Fragile nation exploited, says Gusmao
Tom Allard, The Sydney Morning Herald, 20.10.14
East Timor: Australia and other foreign interests lambasted
Foreign interests tried to “dominate” East Timor, exploiting the fragility of the tiny nation to deny its rightful share of the oil and gas revenues in the Timor Sea and sow unrest, Prime Minister Xanana Gusmao says.
Mr Gusmao made the remarks as the fledgling state is embroiled in bitter fights with the Australian government and multi-national oil companies over the resources that contribute 90 per cent of its income.
It emerged last year that Australian Secret Intelligence Service (ASIS) agents bugged East Timor’s government offices to gain an advantage in treaty negotiations over the lucrative reserves that lie between the two countries.
In a rare and wide-ranging interview with Fairfax Media in the Timorese capital, Dili, the former resistance leader and political prisoner rebuffed suggestions that the country will exhaust its sovereign wealth fund and become effectively bankrupt in a decade.
At the heart of East Timor’s grievance is the belief it was exploited by the Australian government during negotiations over the untapped resources in the Timor Sea, conservatively worth more than $40 billion.
“We are fighting for our sovereignty. We are fighting to say ‘it’s our right’,” Mr Gusmao said.
“If you are a fragile country, if you don’t open your eyes, if you don’t have any intelligence structure to know what’s going on, other people from outside will dominate you.”
After negotiating a highly favourable deal on the boundary with Indonesia when East Timor was still occupied, Australia withdrew from the dispute-resolution procedures governed by the UN Convention on the Law of the Sea two months before East Timor achieved independence in 2002.
Australia then negotiated two agreements while East Timor was extremely vulnerable – in 2002, when it had no income and a traumatised people, and 2006, when it was racked by internal divisions and violence that displaced 150,000 people, 15 per cent of its population.
East Timor wants the treaties nullified because they were not negotiated in “good faith”, and is using the spying by ASIS as its main argument.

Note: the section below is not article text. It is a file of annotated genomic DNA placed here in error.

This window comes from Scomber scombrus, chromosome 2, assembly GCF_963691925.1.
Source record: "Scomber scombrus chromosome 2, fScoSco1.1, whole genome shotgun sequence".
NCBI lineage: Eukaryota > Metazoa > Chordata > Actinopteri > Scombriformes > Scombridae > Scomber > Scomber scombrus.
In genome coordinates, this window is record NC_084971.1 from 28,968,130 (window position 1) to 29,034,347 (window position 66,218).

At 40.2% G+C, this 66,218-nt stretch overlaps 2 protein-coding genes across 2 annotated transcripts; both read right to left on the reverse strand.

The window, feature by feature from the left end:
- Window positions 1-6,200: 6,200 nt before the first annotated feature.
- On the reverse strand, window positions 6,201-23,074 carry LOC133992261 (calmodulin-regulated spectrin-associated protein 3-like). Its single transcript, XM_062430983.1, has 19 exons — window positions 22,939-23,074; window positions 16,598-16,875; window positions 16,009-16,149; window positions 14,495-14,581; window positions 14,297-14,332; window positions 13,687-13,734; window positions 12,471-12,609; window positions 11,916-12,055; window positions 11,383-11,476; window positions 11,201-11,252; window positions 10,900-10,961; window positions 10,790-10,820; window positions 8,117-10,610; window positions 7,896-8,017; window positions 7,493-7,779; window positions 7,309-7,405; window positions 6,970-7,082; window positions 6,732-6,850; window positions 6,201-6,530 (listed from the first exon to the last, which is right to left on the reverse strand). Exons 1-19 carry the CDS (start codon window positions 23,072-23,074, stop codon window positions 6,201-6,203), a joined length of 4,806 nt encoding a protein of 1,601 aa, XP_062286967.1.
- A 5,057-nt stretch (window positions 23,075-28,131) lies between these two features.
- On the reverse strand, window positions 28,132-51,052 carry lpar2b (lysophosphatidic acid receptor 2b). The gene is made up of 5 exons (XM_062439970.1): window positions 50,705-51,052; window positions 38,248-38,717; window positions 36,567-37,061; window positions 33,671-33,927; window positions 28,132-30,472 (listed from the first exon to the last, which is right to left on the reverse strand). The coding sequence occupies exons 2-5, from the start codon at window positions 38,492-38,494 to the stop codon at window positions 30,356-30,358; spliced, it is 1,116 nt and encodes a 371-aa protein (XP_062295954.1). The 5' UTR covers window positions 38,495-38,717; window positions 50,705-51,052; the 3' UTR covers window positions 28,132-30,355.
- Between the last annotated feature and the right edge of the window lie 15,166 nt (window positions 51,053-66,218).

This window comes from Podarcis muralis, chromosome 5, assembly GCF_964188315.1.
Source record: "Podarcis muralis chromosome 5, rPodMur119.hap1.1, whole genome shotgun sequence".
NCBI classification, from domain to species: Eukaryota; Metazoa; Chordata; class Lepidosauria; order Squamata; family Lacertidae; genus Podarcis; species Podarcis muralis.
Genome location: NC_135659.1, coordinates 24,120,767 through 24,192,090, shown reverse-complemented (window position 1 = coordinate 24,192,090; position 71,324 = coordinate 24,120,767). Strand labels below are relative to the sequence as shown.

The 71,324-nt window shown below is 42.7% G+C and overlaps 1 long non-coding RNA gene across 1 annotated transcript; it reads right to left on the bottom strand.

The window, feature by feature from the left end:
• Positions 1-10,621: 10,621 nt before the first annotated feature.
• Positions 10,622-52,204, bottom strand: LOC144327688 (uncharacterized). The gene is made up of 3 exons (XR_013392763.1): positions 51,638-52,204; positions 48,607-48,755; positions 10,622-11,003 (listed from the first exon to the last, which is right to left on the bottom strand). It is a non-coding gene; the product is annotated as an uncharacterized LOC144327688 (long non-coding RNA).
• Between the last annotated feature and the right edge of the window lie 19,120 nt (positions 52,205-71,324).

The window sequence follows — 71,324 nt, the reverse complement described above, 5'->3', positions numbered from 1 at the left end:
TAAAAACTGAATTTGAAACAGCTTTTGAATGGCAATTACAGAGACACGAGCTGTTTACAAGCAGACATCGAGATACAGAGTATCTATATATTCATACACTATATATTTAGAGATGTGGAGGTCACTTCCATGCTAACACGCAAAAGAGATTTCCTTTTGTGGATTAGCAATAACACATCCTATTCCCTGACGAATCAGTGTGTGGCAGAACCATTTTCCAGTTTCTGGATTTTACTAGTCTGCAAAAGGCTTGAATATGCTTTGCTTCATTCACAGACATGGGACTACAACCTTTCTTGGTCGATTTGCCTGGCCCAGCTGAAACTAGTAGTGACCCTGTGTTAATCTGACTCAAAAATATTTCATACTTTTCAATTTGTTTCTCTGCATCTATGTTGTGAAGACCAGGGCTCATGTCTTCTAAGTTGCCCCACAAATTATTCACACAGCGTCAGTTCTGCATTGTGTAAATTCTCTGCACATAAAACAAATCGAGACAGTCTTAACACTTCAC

Mr Gusmao said he was “shocked” by Australia’s withdrawal from the Law of the Sea Treaty and “disappointed” by the spying.
East Timor and Australia are in negotiations to resolve the spy case and the dispute over the maritime boundary.
Mr Gusmao also attacked the tax minimisation practices of multinational corporations.
“We see tax avoidance, trillions not billions of dollars each year [globally],” he said.
East Timor is in a dispute with oil giant ConocoPhillips, Woodside Petroleum and Santos over taxes as the resource companies contest $US362 million ($414 million) in payments – big money for a country with an annual budget of $US1.5 billion.
East Timor banks its proceeds from oil royalties and taxation in a sovereign wealth fund to avoid the “resource curse”, uncontrolled spending followed by economic collapse that has afflicted many developing countries.
Investment income from the fund – which stands at $US16.6 billion – is spent on infrastructure, health and education.
As existing oil and gas fields in the Timor Sea are depleted and East Timor refuses to approve the development of the $40 billion Greater Sunrise project until it gets a processing facility on its territory, a widely quoted analysis from non-government organisation La’o Hamutuk suggests the fund will run out by 2025.
Mr Gusmao dismissed the analysis. The latest IMF estimates forecast that, in a worst-case scenario of no further diversification of the economy or development of oil and gas fields, the fund would still have more than $10 billion by 2025.
Highly recommended: Paul Cleary, Shakedown – Australia’s grab for Timor oil, Allen and Unwin, 2007